I asked students what characters they wanted to play, and took those choices into consideration when assigning roles. Once I made my decisions, I told the students and pulled different groups of students to explain to them how they should act during the trial, depending on their assigned roles. For example, I told Cardigan Jones and his lawyers to come up with questions to ask all the witnesses and that their goal was to prove their client's innocence. I gave each party 15 minutes to create questions that they could ask all the witnesses.

Day of Trial:
When the students entered in the morning, I told them to reread the story so that they could get into character and act just as the characters did in the story. For example, the jury did a lot of murmuring throughout the trial. The stenographer took notes, and he also acted as the bailiff. Every time a witness came to the stand, the bailiff told the witness to place one hand on the dictionary and say, "Do you swear to tell the truth, the whole truth, and nothing but the truth?" We were very official šŸ˜†
Once both parties gave their closing statements, the jury deliberated. We actually had a hung jury with 10 for guilty, and 4 not guilty. So the trial was dismissed.

Our classroom transformation was a blast and so easy to set up! Do you have any classroom transformations that you've done in your classroom? I would love to hear about them in the comments below!

Saturday, September 8, 2018

Throw Kindness Like Confetti & FREEBIE!

Every year I try to find a new way to build a classroom community that is safe, inviting, and friendly! My first year teaching, I had A LOT of behavior issues. I think that I wrote 10 office referrals that year. That is a lot of office referrals to me, especially since the past 3 years I've had 3 office referrals. One of the biggest issues that I had that year was kids being mean to other kids in the class. The reason why I had so many behavior issues is because I didn't take the time to build a classroom community. So many teachers say, "I don't have time for that!" Am I right? I was one of those teachers. I thought that if I kept the kids busy, then they wouldn't misbehave. BIG MISTAKE. But once I took the time to build a classroom community, my behavior issues were few and far between.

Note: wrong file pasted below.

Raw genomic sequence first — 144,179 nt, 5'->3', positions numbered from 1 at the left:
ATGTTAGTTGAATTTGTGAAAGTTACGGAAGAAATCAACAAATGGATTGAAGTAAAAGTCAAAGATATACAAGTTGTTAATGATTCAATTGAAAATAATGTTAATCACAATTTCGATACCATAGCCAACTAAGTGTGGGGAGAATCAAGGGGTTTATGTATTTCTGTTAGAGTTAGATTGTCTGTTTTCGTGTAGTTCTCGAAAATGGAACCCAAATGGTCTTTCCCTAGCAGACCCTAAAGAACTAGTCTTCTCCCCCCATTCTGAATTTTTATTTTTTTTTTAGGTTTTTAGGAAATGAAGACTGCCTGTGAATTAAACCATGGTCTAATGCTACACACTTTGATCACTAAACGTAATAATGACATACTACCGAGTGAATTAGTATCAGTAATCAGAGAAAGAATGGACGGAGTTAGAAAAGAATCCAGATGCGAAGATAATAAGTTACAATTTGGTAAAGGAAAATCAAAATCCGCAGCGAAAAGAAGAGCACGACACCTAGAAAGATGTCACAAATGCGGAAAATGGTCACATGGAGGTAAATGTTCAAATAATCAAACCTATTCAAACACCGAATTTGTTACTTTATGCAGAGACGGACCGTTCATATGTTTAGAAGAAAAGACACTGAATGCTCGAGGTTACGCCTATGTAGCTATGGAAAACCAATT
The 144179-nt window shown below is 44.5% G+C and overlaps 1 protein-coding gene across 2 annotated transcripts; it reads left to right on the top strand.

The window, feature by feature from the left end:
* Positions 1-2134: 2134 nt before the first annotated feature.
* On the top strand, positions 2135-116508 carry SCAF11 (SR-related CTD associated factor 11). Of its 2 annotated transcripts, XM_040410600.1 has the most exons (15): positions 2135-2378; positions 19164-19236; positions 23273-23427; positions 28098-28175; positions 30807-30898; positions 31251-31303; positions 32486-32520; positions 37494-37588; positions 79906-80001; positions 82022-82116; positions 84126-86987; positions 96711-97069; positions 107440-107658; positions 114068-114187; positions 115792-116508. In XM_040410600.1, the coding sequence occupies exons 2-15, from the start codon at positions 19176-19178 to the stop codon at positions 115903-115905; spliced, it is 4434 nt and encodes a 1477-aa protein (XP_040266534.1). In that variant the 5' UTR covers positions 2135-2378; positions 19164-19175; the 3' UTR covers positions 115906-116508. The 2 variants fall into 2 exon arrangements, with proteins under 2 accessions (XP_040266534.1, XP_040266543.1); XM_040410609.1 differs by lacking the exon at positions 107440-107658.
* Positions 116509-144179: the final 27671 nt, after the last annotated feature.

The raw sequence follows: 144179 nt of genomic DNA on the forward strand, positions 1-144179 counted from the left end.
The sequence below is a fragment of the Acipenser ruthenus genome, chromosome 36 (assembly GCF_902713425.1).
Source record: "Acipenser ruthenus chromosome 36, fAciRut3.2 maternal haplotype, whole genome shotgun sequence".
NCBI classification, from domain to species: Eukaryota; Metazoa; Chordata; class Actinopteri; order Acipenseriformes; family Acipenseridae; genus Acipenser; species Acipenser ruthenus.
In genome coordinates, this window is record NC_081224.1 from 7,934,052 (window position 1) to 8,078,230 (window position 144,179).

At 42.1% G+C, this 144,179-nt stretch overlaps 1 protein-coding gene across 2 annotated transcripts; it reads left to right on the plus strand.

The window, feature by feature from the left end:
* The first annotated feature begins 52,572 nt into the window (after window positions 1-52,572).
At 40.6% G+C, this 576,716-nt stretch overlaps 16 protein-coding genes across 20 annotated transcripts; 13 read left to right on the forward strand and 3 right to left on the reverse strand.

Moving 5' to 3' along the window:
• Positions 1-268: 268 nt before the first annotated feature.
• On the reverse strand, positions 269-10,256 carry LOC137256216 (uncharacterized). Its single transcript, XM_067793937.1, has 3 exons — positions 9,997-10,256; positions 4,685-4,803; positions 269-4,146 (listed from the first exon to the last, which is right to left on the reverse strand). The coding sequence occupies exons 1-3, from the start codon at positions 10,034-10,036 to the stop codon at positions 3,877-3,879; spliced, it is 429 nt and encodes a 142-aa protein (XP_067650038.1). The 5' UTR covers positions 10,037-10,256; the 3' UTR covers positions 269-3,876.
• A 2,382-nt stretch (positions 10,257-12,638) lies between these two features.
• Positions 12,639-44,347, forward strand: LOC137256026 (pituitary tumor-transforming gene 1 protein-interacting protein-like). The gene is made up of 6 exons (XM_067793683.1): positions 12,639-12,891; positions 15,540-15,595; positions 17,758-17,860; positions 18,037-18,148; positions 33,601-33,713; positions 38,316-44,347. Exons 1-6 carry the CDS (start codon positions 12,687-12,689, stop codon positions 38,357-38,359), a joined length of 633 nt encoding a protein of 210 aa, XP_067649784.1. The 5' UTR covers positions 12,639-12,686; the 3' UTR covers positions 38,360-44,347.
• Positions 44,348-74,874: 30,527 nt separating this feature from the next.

I use a lot of different positive behavior strategies and community building in my classroom. One of my favorites is my classroom shout out wall. I'm sure you've seen doors and walls like this on Instagram or Pinterest:

Credit: Kindness Kit (FREE!)

As soon as I saw this, I knew I wanted to do this on the wall outside my door. Problem? I didn't want to cut out all those little squares and glue them on my wall. I just didn't have the time. So I thought, how can I implement this by getting my students to do the work and it being more meaningful to them? Then I saw this on Instagram:


Credit: Shout Outs Using Sticky Notes


And I had a great idea! I put the shoutout notes on every table group. My kids write shout-outs throughout the day to their classmates. Once they give it to their classmate, the person who received the shout-out sticks it on the wall. The kids are creating their own confetti, and it's literally made out of kindness! The students LOVE it, and they are always on the lookout for nice and helpful things that their classmates do. It's a WIN-WIN for me. Here is what our wall looks like:







FREEBIE TIME! This is one of my best sellers in my TpT store, but the first 10 people will get it for FREE! Comment below with your email address to receive these Meet the Teacher: All About Me EDITABLE flyers! They are the perfect way for parents and students to get to know you. You can put them out at Meet the Teacher, Open House, Curriculum Night, Parent-Teacher Conferences, information meetings, and more!

Meet the Teacher Editable Flyer